Rochester, NY Police officer Kenneth Pinckney
By Davy V.
What is it about getting older that makes us miss our childhood so much?
For me, one of the things I miss about my childhood is, well, the innocence of being a child.
Everything was just so carefree.
I miss drinking 25 cent huggie juices and cracking jokes with my friends after a game of kickball or 2 on 2 touch football in the church parking lot next to my Child Street home in Rochester, NY
I miss my dad giving me a couple of dollars and me running to the corner store to spend it all on Now & Later packs, Lemon Heads and penny candy.
And believe it or not, I actually miss my curfew notice, which usually came by way of my mom calling my name from the front porch, "Davy!", as soon as the streetlights came on.
That was my curfew.
The street lights.
Things have changed.
I mean do kids even have curfews anymore?
And one of the things I miss so much about my childhood is when Rochester, NY Police officer Ron Fontaine would see me sitting on my porch, and he would stop his cruiser in front of my house, for no other reason than just to say hi.
I thought that was so cool.
As cool as when "Officer Friendly" visited my second grade class at Jonathan Child School #21.
But all that changed in June of 1986, when Rochester, NY Police officers Randall "Rambo" Benjamin and Mark Mariano kicked in the front door to my family's home at 184 Child Street, terrorizing me, my brother, my mother, and my father at gunpoint, threatened to shoot our family dog, and illegally searched our home without a warrant, overturning mattress, dresser drawers, and destroying our personal belongings, including my baseball trophies.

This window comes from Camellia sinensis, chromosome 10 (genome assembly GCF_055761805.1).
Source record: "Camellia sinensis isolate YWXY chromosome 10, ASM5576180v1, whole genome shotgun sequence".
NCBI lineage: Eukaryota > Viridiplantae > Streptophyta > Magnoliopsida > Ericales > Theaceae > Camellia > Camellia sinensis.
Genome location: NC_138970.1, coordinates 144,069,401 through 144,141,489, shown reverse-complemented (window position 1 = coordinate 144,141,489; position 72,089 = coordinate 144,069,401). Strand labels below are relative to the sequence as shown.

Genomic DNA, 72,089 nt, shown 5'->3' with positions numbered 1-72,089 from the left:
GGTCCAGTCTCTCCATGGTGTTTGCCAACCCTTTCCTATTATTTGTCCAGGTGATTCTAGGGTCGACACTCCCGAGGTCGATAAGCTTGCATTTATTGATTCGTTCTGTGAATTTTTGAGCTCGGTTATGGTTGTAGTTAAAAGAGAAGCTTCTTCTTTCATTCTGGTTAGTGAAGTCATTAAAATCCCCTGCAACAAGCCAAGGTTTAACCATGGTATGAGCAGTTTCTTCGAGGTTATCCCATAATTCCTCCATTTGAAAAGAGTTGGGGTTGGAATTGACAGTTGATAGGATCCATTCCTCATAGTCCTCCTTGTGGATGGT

It was a very rude awakening.
The realization that the people who as a child I was taught were the "Good guys", were not.
A very rude awakening indeed.
But even still, I find myself telling my children that there are good police officers, even though everyday it becomes harder and harder for me to actually believe that.
Which is why I was happy to be with my son Wednesday evening when I witnessed something which reminded me of that innocence from my childhood.
And of the trust I had for police officers, before it was forever shattered.
Enter Rochester, NY Police officer Kenneth Pinckney.
As I came to a red light at the intersection of W. Main and Broad Streets entering downtown Rochester, I noticed a Rochester Police officer with a tire iron in hand, hunched down, changing an elderly woman's flat tire in a parking lot.
Sitting inside the car, was an elderly wheelchair bound gentleman.
I turned around and pulled into the lot, and took the photos you see below.
I then approached officer Pinckney, extended my hand, and introduced myself.
Officer Pinckney seemed surprised as soon as he saw me, but he shook my hand.
I told him it was cool.
I explained to him that despite my work, and the fact that I go hard at exposing his police department's dark side, I'm just as eager to show a positive side.
Officer Pinckney smiled.
Seeing beads of sweat on officer Pinckney's forehead, I could tell he had been working hard changing the elderly woman's flat tire.
I thanked officer Pinckney for reminding me of my childhood.
And of "Officer Friendly."
And posed for a photo.
Thank you again, Rochester, NY Police officer Kenneth Pinckney.